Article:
- Failing to pass any one of three bills to raise the state's minimum wage from the borderline-indentured-servitude rate of $5.15 per hour.

- Slicing state Medicare funding by a third when they passed the budget Thursday morning, resulting in about $243 million in service cuts, limiting doctor’s visits and hospitalizations for some of the state’s poorest and sickest residents (hey, you guys get all your health care coverage gratis. Care to “share the wealth”?).

- Passing a tort “deform” bill, which precludes patients from recovering damages for medical expenses already paid by insurers. "While this bill begins to address patient safety, it falls short of the public disclosure needed to curb the rise of serious medical errors," said Cliff Rieders, president of the Pennsylvania Trial Lawyers Association. "Patients did not get what they deserved from this bill."

- The sabotaging of Act 72, which is Gov. Rendell’s attempt at property-tax reform through reducing school taxes and making up the difference with gaming revenue. As far as I’m concerned, the fault lies primarily with the school boards that refused to participate, no doubt unwilling to release control of their purse strings, but this was aided in no small way by state Repug politicians who abhorred the idea of gaming from the very start. Hey, I’m not in love with it either, but what sense does it make to continue losing this money to Atlantic City and elsewhere? Besides, Rendell ran for governor on this idea and told everyone what he planned to do. It was just ducky for everybody at the time, I guess, but “when the rubber met the road,” some legislators bailed on him.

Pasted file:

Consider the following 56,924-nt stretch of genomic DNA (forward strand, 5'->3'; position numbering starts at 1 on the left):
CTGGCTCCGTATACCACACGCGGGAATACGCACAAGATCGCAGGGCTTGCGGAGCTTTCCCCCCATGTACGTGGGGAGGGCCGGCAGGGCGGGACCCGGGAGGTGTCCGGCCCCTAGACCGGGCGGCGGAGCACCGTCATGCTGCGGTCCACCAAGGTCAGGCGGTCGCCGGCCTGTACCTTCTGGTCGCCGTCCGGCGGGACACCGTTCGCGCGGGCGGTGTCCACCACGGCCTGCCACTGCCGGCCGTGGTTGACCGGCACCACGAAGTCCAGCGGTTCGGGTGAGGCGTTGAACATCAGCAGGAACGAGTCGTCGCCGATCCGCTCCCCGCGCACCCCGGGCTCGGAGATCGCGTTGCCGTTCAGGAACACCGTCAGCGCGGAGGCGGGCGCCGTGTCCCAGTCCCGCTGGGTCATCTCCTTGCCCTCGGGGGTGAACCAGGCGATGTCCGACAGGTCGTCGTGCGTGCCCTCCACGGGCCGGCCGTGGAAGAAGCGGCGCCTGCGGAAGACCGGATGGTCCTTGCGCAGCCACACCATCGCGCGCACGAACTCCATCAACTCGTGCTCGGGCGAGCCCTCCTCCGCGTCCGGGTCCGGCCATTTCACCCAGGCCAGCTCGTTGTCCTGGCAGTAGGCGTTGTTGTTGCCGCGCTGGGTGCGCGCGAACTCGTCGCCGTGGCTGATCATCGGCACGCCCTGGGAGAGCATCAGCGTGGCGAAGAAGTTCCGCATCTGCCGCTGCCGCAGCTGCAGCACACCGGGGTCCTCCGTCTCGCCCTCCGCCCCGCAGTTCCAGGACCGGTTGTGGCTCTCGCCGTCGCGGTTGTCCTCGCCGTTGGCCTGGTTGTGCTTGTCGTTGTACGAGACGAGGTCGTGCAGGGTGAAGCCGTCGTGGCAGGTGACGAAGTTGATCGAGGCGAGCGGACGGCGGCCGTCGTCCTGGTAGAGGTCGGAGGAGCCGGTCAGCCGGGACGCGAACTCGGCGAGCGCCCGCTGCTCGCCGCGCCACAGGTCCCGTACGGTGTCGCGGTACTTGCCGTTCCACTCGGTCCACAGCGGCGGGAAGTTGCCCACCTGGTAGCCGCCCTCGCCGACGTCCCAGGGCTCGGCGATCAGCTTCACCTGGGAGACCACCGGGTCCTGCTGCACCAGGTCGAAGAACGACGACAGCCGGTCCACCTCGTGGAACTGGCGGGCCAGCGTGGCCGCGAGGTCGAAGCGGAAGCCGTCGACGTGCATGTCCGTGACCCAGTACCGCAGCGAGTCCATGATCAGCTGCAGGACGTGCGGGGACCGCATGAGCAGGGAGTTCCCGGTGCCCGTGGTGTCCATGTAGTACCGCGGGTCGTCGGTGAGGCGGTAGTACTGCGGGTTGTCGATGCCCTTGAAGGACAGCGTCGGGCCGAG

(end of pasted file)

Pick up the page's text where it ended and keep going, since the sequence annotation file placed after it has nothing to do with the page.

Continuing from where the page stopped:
- FINALLY providing a dedicated source of funding for the Southeastern Pennsylvania Transit Authority (SEPTA) for train, bus, subway, and trolley service, though SEPTA ranks 19th on the funding list of the top 25 transit systems in this country (click